In its report, the NYT noted that the CARES Act (H.R. 748) requires insurers to pay whatever “cash prices” out-of-network labs post online, and that this is leading to “expensive coronavirus tests” that could ultimately be reflected in future “higher insurance premiums” charged to healthcare consumers.

One company the NYT highlighted in its report is GS Labs in Omaha, Neb., a provider of COVID-19 testing throughout the US. The testing company’s COVID-19 Pricing Transparency webpage lists these prices for the following COVID-19 tests:

“Insurers are obligated to pay cash price, unless we come to a negotiated rate,” Christopher Erickson, a GS Labs Partner, told the NYT.

Negotiate or ‘Pay the Provider’s Cash Price’

In Missouri, Blue Cross and Blue Shield of Kansas City (Blue KC) has filed a lawsuit against GS Labs. “This action seeks a judgment declaring Blue KC and our members are not required to pay GS Labs’ unreasonable, inflated reimbursement demands,” according to a Blue KC news release.

However, section 3202 of the Coronavirus Aid, Relief, and Economic Security (CARES) Act “specifies the process for private health insurance plan issuers to reimburse providers of COVID-19 diagnostic tests. Specifically, a reimbursement rate negotiated for such test prior to the public health emergency declared on January 31, 2020, continues to apply for the duration of the emergency. If a reimbursement rate was not negotiated prior to the emergency declaration, an issuer may either negotiate such rate or pay the provider’s cash price.”

In its own news release, GS Labs said it has “countersued Blue KC over the insurance company’s failure to pay $9.7 million for COVID tests covered by federal law.”

According to a legal expert who spoke with the NYT, GS Labs has grounds for its test charges due to the CARES Act. “Whatever price the lab puts on their public facing website, that is what has to be paid. I don’t read a whole lot of wiggle room in it,” said Sabrina Corlette, JD, Research Professor and Co-Director of the Center on Health Insurance Reforms at Georgetown University.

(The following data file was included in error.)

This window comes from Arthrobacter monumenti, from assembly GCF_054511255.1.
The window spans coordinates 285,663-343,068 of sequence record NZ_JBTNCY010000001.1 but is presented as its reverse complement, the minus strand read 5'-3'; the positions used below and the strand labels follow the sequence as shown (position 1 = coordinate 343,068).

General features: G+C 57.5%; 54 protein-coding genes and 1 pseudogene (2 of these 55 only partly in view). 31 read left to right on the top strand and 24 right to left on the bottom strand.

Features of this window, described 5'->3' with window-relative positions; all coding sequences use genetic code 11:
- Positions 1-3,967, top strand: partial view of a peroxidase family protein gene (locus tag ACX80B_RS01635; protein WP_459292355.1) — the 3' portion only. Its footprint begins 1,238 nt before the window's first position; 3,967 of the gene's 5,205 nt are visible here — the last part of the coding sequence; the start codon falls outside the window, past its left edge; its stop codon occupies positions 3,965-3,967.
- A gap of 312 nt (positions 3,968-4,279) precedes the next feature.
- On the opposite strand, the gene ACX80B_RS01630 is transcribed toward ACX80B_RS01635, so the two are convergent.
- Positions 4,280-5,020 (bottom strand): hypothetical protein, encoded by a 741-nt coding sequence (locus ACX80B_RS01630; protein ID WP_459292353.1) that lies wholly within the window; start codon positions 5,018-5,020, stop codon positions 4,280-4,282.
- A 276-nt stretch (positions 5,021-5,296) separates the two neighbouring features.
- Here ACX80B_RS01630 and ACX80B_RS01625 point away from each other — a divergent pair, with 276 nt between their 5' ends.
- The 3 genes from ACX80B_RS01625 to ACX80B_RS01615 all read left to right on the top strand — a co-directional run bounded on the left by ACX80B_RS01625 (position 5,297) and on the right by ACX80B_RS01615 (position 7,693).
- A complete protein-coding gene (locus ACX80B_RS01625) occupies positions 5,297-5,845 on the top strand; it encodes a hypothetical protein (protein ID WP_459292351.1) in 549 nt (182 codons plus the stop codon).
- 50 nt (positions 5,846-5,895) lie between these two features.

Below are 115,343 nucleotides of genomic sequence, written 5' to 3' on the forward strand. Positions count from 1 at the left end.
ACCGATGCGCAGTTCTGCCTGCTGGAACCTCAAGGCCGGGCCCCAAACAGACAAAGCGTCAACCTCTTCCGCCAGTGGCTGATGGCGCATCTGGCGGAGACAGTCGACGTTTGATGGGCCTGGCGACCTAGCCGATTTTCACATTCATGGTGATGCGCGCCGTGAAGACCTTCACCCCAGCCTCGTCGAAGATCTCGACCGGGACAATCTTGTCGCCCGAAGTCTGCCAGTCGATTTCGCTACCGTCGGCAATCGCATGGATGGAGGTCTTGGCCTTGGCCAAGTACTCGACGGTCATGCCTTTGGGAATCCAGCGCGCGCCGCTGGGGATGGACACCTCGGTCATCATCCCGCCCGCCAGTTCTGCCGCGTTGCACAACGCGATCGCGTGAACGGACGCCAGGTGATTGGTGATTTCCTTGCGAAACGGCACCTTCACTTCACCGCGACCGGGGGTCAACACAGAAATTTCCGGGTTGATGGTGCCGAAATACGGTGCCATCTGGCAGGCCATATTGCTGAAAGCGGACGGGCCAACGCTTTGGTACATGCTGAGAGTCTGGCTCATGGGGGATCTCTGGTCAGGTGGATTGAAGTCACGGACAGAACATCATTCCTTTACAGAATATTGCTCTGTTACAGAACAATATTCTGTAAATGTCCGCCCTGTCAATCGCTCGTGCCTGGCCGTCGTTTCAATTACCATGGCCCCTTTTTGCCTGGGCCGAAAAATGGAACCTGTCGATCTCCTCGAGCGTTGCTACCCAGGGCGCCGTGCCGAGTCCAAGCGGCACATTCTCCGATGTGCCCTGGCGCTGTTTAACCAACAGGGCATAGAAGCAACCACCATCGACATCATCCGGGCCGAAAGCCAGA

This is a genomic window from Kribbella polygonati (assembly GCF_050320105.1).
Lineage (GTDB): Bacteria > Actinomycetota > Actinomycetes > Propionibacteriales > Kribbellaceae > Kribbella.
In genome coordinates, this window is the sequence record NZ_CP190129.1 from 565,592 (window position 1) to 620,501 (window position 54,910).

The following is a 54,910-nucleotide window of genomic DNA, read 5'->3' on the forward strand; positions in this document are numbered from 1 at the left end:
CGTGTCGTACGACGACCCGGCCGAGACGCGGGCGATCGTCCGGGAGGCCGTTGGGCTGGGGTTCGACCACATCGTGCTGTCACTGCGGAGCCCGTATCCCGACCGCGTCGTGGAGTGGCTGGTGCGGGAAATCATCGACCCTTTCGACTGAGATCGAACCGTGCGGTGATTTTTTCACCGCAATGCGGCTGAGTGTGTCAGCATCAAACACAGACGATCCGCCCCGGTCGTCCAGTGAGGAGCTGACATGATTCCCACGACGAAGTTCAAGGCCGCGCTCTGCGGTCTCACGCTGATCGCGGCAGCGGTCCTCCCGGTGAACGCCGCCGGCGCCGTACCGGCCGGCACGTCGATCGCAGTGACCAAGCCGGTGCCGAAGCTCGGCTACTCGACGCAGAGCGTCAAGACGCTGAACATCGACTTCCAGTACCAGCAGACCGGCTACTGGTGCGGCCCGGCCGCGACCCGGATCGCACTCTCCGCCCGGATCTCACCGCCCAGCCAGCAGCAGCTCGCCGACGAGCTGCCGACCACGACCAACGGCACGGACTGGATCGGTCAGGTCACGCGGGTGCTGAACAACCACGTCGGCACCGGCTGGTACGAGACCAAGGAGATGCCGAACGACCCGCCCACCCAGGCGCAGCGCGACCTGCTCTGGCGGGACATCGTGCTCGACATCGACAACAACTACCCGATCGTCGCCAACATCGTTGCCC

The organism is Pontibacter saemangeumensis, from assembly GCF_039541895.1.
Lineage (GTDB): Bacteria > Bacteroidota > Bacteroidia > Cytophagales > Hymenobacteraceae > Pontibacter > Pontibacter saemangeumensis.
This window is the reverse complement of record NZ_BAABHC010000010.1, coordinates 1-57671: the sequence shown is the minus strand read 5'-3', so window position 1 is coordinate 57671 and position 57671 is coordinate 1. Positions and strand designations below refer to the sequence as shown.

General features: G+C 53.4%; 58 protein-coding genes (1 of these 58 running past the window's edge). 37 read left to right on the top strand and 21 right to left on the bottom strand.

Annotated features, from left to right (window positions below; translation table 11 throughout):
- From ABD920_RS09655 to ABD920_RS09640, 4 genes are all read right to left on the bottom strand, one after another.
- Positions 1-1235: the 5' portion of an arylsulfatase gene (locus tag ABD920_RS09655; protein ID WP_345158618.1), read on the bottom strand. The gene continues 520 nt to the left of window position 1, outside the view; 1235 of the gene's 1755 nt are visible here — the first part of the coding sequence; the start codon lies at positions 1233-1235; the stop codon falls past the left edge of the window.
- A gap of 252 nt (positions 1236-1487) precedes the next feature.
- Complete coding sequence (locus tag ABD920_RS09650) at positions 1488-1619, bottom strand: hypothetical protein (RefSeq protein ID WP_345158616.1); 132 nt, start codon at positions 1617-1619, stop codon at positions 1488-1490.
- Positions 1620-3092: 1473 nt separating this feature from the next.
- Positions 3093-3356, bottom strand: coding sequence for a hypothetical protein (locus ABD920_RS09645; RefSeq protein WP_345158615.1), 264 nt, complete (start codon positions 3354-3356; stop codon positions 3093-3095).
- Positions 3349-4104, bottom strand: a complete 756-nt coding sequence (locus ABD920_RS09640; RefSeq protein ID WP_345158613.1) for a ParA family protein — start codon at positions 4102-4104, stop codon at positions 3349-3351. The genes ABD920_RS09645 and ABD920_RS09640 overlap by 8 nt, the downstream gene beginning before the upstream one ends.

The law is aimed, partially, at “guaranteeing out-of-network testing entities receive payment,” wrote Loren Adler, Associate Director of the USC-Brookings Schaeffer Initiative for Health Policy, in a blog post, titled, “How the CARES Act Affects COVID-19 Test Pricing.”

The blog post, the Brookings editors noted, “is part of the USC-Brookings Schaeffer Initiative for Health Policy, which is a partnership between Economic Studies at Brookings and the University of Southern California Schaeffer Center for Health Policy and Economics.”

Loren Adler

“Unfortunately,” noted Loren Adler (above), Associate Director of the USC-Brookings Schaeffer Initiative for Health Policy, in a blog post, “this ‘cash price’ is not a market-determined price—it is irrelevant to patients because all options have to be made free to them by law, so there is little constraint on how high this is set by testing entities. Nor is there any reason for out-of-network entities to accept any less than this amount (other than a desire to contract in the future with the insurer for fear of a public relations backlash). Moreover, in theory the patient can still be surprise balance billed if the provider’s charge is higher than this ‘cash price,’ though it is unclear why any provider would list a ‘cash price’ lower than their charge.” (Photo copyright: The Brookings Institution.)

In his analysis, Adler suggested the law be revised to require commercial insurers to pay for COVID-19 testing at Medicare prices.

Patient Receives a $54,000 ‘Surprise’ Bill for COVID-19 Out-of-Network Test

Meanwhile, in Texas, a consumer was billed $54,000 for a COVID-19 PCR (polymerase chain reaction) test, an antigen test, and ER facility fee by a SignatureCare Emergency Center in Lewisville, Texas, according to a Kaiser Health News (KHN) Bill of the Month report, titled, “A COVID Test Costing More Than a Tesla? It Happened in Texas.” 

The patient, Travis Warner, reportedly has insurance from Molina Healthcare through the federal Health Insurance Marketplace. After an employee at his company tested positive for COVID-19, Warner drove 30 miles outside of Dallas in search of COVID-19 testing sites. He eventually visiting an out-of-network free-standing emergency room in Lewisville where he received PCR diagnostic and rapid antigen tests. The results of the tests were negative for COVID-19. But the bill was a shock.

The total bill came to $56,384. Molina Healthcare paid its negotiated rate of $16,915.20 for the testing and facility fee, leaving Warner responsible for the remaining $54,000!

In the end, Warner did not have to pay the bill. Molina resolved the charge with SignatureCare and, in a statement to KHN, wrote, “This matter was a provider billing error, which Molina identified and corrected.”